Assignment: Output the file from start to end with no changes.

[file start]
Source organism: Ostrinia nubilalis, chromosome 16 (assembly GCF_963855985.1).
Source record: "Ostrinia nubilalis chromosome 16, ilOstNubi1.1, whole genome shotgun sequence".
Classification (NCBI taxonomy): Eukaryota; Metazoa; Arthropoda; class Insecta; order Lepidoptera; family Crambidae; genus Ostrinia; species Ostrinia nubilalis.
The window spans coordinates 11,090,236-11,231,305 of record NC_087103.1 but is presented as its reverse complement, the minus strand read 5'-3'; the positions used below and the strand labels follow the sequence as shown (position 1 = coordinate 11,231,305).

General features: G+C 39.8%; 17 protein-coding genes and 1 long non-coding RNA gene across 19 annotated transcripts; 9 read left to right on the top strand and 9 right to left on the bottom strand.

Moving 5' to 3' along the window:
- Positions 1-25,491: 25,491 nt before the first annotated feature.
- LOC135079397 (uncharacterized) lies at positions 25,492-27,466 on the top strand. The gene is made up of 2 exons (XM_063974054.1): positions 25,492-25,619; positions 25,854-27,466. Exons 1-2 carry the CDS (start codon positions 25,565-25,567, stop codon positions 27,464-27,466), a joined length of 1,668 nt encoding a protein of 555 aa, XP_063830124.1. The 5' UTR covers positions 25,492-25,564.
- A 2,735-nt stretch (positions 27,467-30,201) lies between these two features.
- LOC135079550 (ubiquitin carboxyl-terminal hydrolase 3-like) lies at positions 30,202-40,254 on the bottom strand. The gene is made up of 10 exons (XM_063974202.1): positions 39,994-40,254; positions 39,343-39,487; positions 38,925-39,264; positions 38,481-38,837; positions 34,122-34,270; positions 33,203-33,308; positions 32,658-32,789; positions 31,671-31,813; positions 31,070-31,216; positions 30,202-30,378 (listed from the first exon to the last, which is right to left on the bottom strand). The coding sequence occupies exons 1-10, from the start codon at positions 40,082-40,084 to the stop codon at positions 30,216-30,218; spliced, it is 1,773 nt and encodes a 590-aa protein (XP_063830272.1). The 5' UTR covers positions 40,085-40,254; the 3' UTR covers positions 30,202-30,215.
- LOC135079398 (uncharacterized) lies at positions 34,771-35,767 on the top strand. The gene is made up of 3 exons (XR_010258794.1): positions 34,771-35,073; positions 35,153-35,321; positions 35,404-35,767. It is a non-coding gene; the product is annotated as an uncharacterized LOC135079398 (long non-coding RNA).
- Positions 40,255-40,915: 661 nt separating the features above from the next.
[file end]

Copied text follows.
Source organism: Ostrinia nubilalis, chromosome 16 (assembly GCF_963855985.1).
Source record: "Ostrinia nubilalis chromosome 16, ilOstNubi1.1, whole genome shotgun sequence".
Classification (NCBI taxonomy): Eukaryota; Metazoa; Arthropoda; class Insecta; order Lepidoptera; family Crambidae; genus Ostrinia; species Ostrinia nubilalis.
The window spans coordinates 11,090,236-11,231,305 of record NC_087103.1 but is presented as its reverse complement, the minus strand read 5'-3'; the positions used below and the strand labels follow the sequence as shown (position 1 = coordinate 11,231,305).

General features: G+C 39.8%; 17 protein-coding genes and 1 long non-coding RNA gene across 19 annotated transcripts; 9 read left to right on the top strand and 9 right to left on the bottom strand.

Moving 5' to 3' along the window:
- Positions 1-25,491: 25,491 nt before the first annotated feature.
- LOC135079397 (uncharacterized) lies at positions 25,492-27,466 on the top strand. The gene is made up of 2 exons (XM_063974054.1): positions 25,492-25,619; positions 25,854-27,466. Exons 1-2 carry the CDS (start codon positions 25,565-25,567, stop codon positions 27,464-27,466), a joined length of 1,668 nt encoding a protein of 555 aa, XP_063830124.1. The 5' UTR covers positions 25,492-25,564.
- A 2,735-nt stretch (positions 27,467-30,201) lies between these two features.
- LOC135079550 (ubiquitin carboxyl-terminal hydrolase 3-like) lies at positions 30,202-40,254 on the bottom strand. The gene is made up of 10 exons (XM_063974202.1): positions 39,994-40,254; positions 39,343-39,487; positions 38,925-39,264; positions 38,481-38,837; positions 34,122-34,270; positions 33,203-33,308; positions 32,658-32,789; positions 31,671-31,813; positions 31,070-31,216; positions 30,202-30,378 (listed from the first exon to the last, which is right to left on the bottom strand). The coding sequence occupies exons 1-10, from the start codon at positions 40,082-40,084 to the stop codon at positions 30,216-30,218; spliced, it is 1,773 nt and encodes a 590-aa protein (XP_063830272.1). The 5' UTR covers positions 40,085-40,254; the 3' UTR covers positions 30,202-30,215.
- LOC135079398 (uncharacterized) lies at positions 34,771-35,767 on the top strand. The gene is made up of 3 exons (XR_010258794.1): positions 34,771-35,073; positions 35,153-35,321; positions 35,404-35,767. It is a non-coding gene; the product is annotated as an uncharacterized LOC135079398 (long non-coding RNA).
- Positions 40,255-40,915: 661 nt separating the features above from the next.